It’s not a new concept, but the practice of intermittent fasting (or, “IF”) has been rapidly growing in popularity over the past year. Proponents claim it promotes health benefits, weight loss, and brain health. But, does the research support these claims, and is it right for you?
What is Intermittent Fasting?
Generally speaking, it is the practice of splitting the day or week into “eating periods” and “fasting periods”. The most popular way to apply it involves the 16/8 method, where you fast for 16 hours each day, limiting all food intake into an 8-hour period. Other methods involve limiting caloric intake to 500-600 calories for 2 days per week or fasting entirely for 1-2 days per week.
Why Intermittent Fasting?
The most common reason people try fasting is for weight loss. By reducing the hours spent eating, those following this program tend to consume less calories overall. Research also indicates that short-term fasting can trigger hormonal changes that slightly boost metabolism. The combination of lower calorie intake, and increased energy burn has been shown to promote a 3-8% reduction in body weight, and a 4-7% reduction in waist circumference.
In addition to weight loss, IF may benefit other areas of health as well. Studies have noted improved insulin resistance, reduction in inflammation, cancer risk, and markers of heart disease. In regards to brain health, IF may boost the production of a hormone that supports the growth of new brain cells, and protect against Alzheimer’s disease.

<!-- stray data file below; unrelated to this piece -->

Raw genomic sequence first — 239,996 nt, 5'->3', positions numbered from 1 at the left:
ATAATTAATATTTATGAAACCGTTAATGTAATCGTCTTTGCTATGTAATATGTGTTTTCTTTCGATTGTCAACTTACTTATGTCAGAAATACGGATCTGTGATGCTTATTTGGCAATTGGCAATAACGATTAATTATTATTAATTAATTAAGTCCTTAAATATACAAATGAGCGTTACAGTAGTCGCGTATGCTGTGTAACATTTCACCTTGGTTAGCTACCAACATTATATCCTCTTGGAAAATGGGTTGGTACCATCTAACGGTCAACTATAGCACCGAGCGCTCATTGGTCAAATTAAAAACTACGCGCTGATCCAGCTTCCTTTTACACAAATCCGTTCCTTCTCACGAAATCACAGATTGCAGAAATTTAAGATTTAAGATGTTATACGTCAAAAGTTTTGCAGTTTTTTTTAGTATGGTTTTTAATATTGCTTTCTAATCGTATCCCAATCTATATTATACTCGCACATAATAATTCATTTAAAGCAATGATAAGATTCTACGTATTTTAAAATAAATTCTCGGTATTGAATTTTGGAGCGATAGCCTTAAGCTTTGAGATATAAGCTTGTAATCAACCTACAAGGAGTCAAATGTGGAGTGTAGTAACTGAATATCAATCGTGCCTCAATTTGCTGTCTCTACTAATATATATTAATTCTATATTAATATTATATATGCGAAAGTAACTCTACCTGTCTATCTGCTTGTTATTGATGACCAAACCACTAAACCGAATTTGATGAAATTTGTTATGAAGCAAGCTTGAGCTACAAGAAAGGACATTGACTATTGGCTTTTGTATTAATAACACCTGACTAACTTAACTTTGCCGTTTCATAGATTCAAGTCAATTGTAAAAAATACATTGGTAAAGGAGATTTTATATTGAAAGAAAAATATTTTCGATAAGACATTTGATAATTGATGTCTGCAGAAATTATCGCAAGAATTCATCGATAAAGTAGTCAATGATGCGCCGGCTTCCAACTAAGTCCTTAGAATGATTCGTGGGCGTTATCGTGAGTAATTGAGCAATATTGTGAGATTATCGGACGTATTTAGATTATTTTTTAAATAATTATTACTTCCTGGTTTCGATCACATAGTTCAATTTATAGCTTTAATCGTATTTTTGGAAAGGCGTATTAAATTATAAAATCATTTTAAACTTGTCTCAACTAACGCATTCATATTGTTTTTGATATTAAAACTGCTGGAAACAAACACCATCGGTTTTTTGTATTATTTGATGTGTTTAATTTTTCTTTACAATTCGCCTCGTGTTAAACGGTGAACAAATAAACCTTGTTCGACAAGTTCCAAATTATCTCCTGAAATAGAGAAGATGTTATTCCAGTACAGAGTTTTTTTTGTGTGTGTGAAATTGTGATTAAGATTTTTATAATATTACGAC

Is Intermittent Fasting Right for You?
Even though there are possible health benefits, intermittent fasting is not right for everyone. For example, some studies have indicated that women may not see the same benefits as men. In fact, it may put them at higher risk for certain health complications like poor blood sugar control, compromised fertility, and hormonal imbalance. Additionally, women should not fast during pregnancy or breastfeeding. People with diabetes, high blood pressure, a history of eating disorders, who are underweight, or take medications should also use caution.
As always, it is wise to check in with your medical provider before trying any new programs like Intermittent Fasting. It is also important to note that while the research is promising, it is still in the early stages. Stay tuned for more on this hot topic down the road!